More: A spray against Corona – biotech companies form new alliances.


Fresh capital for healthcare software start-up Smart Reporting

Cologne The increasing number of corona infected is also a problem for radiologists. Because Covid-19 patients with severe breathing difficulties or even lung failure are viewed by doctors using computed tomography (CT). With this special x-ray, the doctors want to better assess the course of the respiratory disease. However, radiologists in particular, who have not yet come into contact with the virus, are often uncertain when assessing the largely unknown clinical picture.

Wieland Sommer knows the complexity of creating such findings from his own experience and has therefore developed a way to support doctors. The radiologist is the founder of the start-up Smart Reporting and offers software that, among other things, allows radiologists to document their CT findings. Part of the software is now a report template especially for Covid 19 patients, which Sommer is currently making available free of charge.

When radiologists evaluate the CT images, they can use the Smart Reporting report template on their own computer. They are guided step by step through the application and receive clinical background information, reference images, common classifications and current recommendations from the international radiology societies on Covid-19. In addition, radiologists no longer write the findings in free text, but can use pre-made text modules.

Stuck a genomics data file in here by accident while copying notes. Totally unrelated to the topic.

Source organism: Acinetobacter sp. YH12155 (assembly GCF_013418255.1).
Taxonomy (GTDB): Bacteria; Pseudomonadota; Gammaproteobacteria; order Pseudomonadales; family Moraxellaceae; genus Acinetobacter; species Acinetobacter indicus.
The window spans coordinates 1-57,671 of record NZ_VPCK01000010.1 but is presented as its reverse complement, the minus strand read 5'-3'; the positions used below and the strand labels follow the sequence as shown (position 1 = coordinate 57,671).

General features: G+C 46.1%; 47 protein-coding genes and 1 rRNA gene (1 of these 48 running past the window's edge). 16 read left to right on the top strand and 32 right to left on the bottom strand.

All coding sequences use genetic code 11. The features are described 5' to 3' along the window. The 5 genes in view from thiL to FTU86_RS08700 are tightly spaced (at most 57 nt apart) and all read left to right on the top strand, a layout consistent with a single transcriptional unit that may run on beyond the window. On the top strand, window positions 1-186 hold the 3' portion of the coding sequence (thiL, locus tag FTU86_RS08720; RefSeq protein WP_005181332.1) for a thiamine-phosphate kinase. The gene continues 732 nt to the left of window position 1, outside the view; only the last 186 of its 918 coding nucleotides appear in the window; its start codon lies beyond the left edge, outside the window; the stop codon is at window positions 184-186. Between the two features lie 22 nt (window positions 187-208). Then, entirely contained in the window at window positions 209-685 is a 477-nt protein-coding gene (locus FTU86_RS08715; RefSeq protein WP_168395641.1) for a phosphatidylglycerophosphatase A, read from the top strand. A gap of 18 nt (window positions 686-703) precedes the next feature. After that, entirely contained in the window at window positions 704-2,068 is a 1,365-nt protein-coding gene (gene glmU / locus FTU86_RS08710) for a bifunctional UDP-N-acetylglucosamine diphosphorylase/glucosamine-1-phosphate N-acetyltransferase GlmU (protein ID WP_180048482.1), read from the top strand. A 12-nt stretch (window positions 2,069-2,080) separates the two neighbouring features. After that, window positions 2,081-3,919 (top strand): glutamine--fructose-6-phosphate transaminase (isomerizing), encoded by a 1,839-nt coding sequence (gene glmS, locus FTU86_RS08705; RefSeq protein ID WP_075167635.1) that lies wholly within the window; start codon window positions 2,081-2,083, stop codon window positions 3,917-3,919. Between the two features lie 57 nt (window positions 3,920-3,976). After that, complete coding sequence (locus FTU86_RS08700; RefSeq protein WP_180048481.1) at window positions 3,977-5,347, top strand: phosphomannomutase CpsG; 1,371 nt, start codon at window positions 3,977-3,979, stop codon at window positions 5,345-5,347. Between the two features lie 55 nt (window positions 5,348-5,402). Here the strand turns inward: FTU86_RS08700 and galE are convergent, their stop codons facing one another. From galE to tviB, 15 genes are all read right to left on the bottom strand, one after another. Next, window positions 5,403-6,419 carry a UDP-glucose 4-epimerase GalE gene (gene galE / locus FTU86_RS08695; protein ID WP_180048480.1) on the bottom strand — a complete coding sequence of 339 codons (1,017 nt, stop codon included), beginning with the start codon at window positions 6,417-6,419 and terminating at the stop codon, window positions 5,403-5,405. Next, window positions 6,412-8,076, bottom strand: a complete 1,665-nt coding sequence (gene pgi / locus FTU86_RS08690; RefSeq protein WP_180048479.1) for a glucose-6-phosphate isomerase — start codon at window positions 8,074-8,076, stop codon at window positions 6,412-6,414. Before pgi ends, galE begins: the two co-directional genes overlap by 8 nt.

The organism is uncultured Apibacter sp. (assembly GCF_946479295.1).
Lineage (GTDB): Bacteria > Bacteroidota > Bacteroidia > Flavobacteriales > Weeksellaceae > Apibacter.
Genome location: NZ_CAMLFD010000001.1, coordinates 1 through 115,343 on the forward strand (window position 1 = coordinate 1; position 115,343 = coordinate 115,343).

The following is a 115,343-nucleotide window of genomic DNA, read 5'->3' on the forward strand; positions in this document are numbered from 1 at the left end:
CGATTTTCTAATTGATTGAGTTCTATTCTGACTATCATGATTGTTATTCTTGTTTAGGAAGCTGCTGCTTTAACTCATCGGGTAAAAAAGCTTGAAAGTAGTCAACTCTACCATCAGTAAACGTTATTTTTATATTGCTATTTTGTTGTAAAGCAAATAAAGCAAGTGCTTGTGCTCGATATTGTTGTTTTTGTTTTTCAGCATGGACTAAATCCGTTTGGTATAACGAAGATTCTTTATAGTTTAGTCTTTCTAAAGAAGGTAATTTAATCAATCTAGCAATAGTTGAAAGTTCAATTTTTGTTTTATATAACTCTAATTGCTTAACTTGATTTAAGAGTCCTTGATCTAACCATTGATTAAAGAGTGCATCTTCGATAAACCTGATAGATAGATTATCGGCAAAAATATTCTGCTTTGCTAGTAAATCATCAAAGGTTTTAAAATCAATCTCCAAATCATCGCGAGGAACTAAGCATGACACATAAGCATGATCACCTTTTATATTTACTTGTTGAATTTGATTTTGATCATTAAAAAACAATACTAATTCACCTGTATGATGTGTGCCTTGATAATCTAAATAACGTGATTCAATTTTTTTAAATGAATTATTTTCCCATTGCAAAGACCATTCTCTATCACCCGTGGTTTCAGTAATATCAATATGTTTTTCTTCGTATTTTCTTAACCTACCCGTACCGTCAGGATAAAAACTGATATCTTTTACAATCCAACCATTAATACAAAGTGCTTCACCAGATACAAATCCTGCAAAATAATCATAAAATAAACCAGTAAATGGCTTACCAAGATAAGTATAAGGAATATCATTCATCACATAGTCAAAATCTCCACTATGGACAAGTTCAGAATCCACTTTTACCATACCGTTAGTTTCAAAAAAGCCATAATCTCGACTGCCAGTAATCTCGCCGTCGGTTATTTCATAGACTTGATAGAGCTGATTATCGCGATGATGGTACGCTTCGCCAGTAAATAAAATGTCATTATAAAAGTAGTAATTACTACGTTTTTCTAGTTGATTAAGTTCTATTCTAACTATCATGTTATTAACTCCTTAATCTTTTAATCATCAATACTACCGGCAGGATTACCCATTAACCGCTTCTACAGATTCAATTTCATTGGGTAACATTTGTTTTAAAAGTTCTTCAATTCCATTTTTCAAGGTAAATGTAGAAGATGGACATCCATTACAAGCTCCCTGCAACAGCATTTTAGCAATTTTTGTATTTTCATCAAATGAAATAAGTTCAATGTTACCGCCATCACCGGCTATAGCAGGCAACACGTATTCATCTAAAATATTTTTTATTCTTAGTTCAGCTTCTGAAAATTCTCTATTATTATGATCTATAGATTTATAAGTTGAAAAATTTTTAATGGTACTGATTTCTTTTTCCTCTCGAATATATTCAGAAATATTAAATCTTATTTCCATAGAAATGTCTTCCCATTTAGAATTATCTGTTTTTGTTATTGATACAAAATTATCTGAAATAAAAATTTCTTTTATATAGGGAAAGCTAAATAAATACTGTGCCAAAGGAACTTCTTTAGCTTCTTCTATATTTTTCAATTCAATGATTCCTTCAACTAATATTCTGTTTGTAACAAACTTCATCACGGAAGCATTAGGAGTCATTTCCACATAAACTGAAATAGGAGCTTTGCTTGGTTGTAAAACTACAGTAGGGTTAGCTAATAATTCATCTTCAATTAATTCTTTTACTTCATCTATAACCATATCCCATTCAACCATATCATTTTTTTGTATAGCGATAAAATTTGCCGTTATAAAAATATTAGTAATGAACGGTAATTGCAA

The template for Covid 19 patients is one of many templates that Sommer developed together with doctors and IT specialists from his company Smart Reporting. “I am convinced that the medicine of the future is also a data science,” says Sommer. According to the company, more than 10,000 radiologists from over 90 countries worldwide use the smart reporting templates.

And it shouldn’t stop there: Smart Reporting has now collected 15 million euros for the further growth plans. This emerges from a communication that is available to the Handelsblatt. The Munich venture capitalist Yabeo is the lead investor. In the past, Smart Reporting already secured growth capital of 6.5 million euros as part of a first round of financing.

Basis for algorithms

In addition to the technological approach, Yabeo investor Matthias Sohler also won over the sales concept of Smart Reporting. “The great thing about smart reporting – in addition to the technology platform and medical expertise – is the pronounced diversification of the sales channel: that large companies like Agfa, General Electric or Siemens takes a B2B2C approach. ”If a hospital purchases a new CT device from one of the medical technology manufacturers mentioned, the Smart Reporting template can be included in the delivery.

With the fresh capital, Smart Reporting now wants to grow quickly. An expansion to the US market is planned, and reports for oncologists and cardiologists will soon be available. “In 2025, we calculate sales of more than 100 million euros,” says Sohler. In addition to radiologists, the company already offers its services to pathologists.